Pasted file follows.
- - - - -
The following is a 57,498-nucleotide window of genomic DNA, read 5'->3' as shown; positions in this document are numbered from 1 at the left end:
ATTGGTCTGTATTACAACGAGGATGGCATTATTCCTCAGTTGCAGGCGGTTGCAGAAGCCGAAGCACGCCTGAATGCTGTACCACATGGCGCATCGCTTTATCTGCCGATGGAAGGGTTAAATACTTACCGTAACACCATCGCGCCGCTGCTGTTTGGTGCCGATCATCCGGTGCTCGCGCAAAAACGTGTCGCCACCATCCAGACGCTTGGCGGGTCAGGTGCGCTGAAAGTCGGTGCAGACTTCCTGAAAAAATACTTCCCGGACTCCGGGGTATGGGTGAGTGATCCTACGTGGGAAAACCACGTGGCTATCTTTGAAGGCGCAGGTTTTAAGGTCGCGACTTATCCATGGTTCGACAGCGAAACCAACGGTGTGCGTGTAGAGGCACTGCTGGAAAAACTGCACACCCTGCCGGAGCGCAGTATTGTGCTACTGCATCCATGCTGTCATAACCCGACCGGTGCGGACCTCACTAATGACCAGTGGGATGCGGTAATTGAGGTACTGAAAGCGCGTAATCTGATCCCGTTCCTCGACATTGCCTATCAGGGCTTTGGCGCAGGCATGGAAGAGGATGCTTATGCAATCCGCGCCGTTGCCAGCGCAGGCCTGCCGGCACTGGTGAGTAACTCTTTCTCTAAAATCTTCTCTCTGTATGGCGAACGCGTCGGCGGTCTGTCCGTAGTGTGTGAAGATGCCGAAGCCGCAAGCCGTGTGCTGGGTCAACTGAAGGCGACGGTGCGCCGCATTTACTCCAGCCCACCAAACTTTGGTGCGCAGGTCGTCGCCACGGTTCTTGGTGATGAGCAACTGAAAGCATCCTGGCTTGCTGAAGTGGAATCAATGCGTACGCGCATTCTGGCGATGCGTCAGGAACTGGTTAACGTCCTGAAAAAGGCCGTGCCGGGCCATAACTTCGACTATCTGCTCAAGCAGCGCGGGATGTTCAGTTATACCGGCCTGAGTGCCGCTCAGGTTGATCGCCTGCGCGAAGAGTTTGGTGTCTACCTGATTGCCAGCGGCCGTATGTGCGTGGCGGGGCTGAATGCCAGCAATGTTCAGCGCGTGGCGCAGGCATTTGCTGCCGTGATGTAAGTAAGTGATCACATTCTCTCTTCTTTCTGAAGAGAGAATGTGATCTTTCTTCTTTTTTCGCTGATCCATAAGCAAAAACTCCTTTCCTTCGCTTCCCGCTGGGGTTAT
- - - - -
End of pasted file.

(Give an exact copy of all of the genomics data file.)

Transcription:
The following is a 57,498-nucleotide window of genomic DNA, read 5'->3' as shown; positions in this document are numbered from 1 at the left end:
ATTGGTCTGTATTACAACGAGGATGGCATTATTCCTCAGTTGCAGGCGGTTGCAGAAGCCGAAGCACGCCTGAATGCTGTACCACATGGCGCATCGCTTTATCTGCCGATGGAAGGGTTAAATACTTACCGTAACACCATCGCGCCGCTGCTGTTTGGTGCCGATCATCCGGTGCTCGCGCAAAAACGTGTCGCCACCATCCAGACGCTTGGCGGGTCAGGTGCGCTGAAAGTCGGTGCAGACTTCCTGAAAAAATACTTCCCGGACTCCGGGGTATGGGTGAGTGATCCTACGTGGGAAAACCACGTGGCTATCTTTGAAGGCGCAGGTTTTAAGGTCGCGACTTATCCATGGTTCGACAGCGAAACCAACGGTGTGCGTGTAGAGGCACTGCTGGAAAAACTGCACACCCTGCCGGAGCGCAGTATTGTGCTACTGCATCCATGCTGTCATAACCCGACCGGTGCGGACCTCACTAATGACCAGTGGGATGCGGTAATTGAGGTACTGAAAGCGCGTAATCTGATCCCGTTCCTCGACATTGCCTATCAGGGCTTTGGCGCAGGCATGGAAGAGGATGCTTATGCAATCCGCGCCGTTGCCAGCGCAGGCCTGCCGGCACTGGTGAGTAACTCTTTCTCTAAAATCTTCTCTCTGTATGGCGAACGCGTCGGCGGTCTGTCCGTAGTGTGTGAAGATGCCGAAGCCGCAAGCCGTGTGCTGGGTCAACTGAAGGCGACGGTGCGCCGCATTTACTCCAGCCCACCAAACTTTGGTGCGCAGGTCGTCGCCACGGTTCTTGGTGATGAGCAACTGAAAGCATCCTGGCTTGCTGAAGTGGAATCAATGCGTACGCGCATTCTGGCGATGCGTCAGGAACTGGTTAACGTCCTGAAAAAGGCCGTGCCGGGCCATAACTTCGACTATCTGCTCAAGCAGCGCGGGATGTTCAGTTATACCGGCCTGAGTGCCGCTCAGGTTGATCGCCTGCGCGAAGAGTTTGGTGTCTACCTGATTGCCAGCGGCCGTATGTGCGTGGCGGGGCTGAATGCCAGCAATGTTCAGCGCGTGGCGCAGGCATTTGCTGCCGTGATGTAAGTAAGTGATCACATTCTCTCTTCTTTCTGAAGAGAGAATGTGATCTTTCTTCTTTTTTCGCTGATCCATAAGCAAAAACTCCTTTCCTTCGCTTCCCGCTGGGGTTAT